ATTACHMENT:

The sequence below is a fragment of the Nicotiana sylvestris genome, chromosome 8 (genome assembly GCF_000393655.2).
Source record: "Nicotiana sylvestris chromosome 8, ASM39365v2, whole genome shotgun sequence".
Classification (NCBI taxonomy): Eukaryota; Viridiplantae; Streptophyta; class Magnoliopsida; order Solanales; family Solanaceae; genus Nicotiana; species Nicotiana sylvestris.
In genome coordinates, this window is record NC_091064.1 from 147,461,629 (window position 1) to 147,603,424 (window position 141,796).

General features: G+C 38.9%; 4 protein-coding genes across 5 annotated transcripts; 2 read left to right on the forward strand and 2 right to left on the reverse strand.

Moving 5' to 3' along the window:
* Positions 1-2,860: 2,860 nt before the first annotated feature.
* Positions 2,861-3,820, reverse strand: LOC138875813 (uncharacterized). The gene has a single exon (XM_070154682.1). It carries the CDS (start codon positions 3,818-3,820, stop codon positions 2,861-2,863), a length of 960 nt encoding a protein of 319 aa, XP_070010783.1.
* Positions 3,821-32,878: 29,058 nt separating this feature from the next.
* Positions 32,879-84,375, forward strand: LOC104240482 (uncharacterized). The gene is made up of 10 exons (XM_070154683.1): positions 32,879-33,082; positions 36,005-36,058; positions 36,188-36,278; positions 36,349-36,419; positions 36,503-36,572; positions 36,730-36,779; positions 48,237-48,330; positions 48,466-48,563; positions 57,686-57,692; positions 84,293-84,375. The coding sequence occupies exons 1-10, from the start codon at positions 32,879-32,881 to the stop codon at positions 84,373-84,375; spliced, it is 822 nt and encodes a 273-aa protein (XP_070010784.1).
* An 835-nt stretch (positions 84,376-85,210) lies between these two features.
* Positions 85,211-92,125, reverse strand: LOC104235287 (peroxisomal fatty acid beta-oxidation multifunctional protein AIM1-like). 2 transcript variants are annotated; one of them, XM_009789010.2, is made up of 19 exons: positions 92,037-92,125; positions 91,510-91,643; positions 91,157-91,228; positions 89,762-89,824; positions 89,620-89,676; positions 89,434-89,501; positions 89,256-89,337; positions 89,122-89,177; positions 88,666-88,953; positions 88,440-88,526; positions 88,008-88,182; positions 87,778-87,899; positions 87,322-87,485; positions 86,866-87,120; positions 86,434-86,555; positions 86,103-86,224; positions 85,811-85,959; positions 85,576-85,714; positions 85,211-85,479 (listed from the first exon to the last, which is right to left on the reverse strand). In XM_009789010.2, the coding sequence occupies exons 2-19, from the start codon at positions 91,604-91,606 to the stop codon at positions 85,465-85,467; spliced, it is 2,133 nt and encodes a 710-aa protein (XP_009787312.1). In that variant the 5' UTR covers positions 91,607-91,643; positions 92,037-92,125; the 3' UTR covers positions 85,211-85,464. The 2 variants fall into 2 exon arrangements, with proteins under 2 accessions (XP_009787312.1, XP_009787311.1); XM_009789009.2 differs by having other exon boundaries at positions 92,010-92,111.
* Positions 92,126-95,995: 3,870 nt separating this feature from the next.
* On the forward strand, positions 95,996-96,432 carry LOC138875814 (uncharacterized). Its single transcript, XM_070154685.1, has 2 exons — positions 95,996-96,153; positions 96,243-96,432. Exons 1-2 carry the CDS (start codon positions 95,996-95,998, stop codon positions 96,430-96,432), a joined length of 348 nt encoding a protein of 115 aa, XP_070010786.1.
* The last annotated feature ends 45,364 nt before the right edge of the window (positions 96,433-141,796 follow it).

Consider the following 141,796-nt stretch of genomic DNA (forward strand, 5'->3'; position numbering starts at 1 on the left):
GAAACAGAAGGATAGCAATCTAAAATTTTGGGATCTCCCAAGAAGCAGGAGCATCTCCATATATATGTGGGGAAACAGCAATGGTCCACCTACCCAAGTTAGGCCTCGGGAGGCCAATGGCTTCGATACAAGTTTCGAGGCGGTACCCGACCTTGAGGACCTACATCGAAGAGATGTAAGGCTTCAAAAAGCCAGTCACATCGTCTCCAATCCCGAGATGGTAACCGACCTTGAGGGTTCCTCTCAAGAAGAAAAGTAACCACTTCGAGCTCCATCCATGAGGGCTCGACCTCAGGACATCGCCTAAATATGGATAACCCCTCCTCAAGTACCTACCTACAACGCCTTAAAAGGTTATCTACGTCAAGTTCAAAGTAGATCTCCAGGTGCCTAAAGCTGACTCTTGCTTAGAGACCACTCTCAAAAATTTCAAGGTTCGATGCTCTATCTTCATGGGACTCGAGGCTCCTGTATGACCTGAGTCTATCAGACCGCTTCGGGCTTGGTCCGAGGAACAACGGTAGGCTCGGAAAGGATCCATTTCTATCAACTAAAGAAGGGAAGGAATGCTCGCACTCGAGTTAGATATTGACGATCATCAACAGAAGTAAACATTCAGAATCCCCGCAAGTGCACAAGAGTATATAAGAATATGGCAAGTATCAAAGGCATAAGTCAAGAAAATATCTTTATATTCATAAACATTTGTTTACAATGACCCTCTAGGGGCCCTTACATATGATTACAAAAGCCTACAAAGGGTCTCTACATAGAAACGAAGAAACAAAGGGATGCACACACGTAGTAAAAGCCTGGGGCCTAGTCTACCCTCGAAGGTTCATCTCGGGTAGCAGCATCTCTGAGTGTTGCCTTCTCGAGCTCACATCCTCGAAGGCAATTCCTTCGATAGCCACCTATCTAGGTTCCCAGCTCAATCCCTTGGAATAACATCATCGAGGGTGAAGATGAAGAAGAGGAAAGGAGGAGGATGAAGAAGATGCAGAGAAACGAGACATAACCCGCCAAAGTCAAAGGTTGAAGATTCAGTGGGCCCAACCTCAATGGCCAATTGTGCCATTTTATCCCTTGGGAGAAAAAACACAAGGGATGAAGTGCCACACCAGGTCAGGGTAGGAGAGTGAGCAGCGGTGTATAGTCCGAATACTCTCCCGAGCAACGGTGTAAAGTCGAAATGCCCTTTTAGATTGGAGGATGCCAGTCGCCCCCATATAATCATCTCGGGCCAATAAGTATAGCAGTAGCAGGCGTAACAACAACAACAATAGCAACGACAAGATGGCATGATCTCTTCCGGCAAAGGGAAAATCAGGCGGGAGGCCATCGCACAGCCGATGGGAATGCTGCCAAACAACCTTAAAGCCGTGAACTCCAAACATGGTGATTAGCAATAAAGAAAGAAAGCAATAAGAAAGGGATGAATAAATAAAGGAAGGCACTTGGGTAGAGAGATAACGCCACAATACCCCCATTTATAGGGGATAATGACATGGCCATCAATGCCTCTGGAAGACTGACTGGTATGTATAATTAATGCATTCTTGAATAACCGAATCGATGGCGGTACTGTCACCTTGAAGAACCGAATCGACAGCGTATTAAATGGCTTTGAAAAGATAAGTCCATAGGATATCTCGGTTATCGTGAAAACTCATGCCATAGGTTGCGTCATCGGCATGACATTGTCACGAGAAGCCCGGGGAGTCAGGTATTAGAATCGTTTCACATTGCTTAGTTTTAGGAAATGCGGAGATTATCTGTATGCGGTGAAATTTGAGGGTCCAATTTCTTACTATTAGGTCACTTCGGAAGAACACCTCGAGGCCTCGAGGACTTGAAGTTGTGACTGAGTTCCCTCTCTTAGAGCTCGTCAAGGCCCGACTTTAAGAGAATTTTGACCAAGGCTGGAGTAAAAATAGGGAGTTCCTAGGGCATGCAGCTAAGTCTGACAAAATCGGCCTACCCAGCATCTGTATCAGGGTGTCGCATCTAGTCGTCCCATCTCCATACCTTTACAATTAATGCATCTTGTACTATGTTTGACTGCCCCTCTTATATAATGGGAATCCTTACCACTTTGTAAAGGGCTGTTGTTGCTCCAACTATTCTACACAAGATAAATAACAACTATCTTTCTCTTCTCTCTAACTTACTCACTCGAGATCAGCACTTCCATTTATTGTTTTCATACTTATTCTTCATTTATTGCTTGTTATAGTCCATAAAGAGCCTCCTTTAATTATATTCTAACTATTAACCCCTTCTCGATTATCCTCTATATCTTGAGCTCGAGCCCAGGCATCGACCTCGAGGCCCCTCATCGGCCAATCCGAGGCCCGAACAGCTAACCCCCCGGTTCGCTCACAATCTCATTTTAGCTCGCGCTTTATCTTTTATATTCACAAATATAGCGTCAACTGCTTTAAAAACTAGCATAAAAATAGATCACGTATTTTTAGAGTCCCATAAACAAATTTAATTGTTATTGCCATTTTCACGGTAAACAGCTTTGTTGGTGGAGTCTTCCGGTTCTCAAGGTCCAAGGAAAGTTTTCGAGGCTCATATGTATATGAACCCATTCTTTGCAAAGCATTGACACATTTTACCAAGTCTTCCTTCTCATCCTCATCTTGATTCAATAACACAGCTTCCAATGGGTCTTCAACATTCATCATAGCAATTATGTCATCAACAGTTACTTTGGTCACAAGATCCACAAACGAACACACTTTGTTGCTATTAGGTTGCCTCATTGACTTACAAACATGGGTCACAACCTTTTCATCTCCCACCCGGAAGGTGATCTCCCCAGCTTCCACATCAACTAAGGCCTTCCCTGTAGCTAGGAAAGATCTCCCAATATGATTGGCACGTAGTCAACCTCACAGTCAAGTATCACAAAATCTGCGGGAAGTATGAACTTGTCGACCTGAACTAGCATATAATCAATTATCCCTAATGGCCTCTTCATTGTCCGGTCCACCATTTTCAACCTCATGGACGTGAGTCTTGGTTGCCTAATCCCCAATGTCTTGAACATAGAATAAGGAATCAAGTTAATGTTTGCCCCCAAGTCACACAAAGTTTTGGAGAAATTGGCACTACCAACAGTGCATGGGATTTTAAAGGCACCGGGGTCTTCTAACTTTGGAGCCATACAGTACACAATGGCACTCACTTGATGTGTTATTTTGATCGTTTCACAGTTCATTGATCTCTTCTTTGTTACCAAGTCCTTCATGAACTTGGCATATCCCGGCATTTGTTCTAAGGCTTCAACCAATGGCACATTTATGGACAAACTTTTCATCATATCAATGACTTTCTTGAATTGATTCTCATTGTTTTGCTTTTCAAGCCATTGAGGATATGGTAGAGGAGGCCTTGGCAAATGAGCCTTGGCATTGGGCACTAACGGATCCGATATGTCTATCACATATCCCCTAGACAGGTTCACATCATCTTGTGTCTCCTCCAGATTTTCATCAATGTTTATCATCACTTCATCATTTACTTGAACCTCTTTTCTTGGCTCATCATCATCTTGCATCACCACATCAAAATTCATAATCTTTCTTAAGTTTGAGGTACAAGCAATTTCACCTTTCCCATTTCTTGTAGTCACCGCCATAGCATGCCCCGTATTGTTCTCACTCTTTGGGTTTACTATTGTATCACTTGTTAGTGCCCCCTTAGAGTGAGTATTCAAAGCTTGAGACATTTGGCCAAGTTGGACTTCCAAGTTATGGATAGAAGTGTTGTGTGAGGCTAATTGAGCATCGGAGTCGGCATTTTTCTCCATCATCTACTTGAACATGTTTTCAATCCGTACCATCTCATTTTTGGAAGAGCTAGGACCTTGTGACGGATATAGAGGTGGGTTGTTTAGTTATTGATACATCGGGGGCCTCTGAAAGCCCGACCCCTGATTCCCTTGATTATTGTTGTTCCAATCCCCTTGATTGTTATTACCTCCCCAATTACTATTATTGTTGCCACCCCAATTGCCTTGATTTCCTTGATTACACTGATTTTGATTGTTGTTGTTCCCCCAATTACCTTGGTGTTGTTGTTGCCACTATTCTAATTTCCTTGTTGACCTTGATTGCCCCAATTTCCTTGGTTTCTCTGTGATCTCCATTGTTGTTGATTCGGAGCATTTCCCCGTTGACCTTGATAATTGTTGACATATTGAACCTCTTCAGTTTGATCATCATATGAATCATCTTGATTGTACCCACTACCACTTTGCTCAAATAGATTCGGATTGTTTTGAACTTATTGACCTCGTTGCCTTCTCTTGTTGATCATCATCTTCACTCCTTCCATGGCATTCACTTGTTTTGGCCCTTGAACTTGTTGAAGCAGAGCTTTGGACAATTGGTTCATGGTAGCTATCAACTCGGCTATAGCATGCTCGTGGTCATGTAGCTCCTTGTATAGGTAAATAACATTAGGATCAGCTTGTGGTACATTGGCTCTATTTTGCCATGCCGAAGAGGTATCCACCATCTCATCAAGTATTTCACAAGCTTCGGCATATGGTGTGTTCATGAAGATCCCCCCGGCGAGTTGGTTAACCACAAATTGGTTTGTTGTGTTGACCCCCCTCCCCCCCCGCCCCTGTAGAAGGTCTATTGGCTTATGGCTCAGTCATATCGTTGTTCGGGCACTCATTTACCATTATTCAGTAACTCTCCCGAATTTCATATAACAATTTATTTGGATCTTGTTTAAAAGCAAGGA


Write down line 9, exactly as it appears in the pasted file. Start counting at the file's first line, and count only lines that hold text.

* Positions 3,821-32,878: 29,058 nt separating this feature from the next.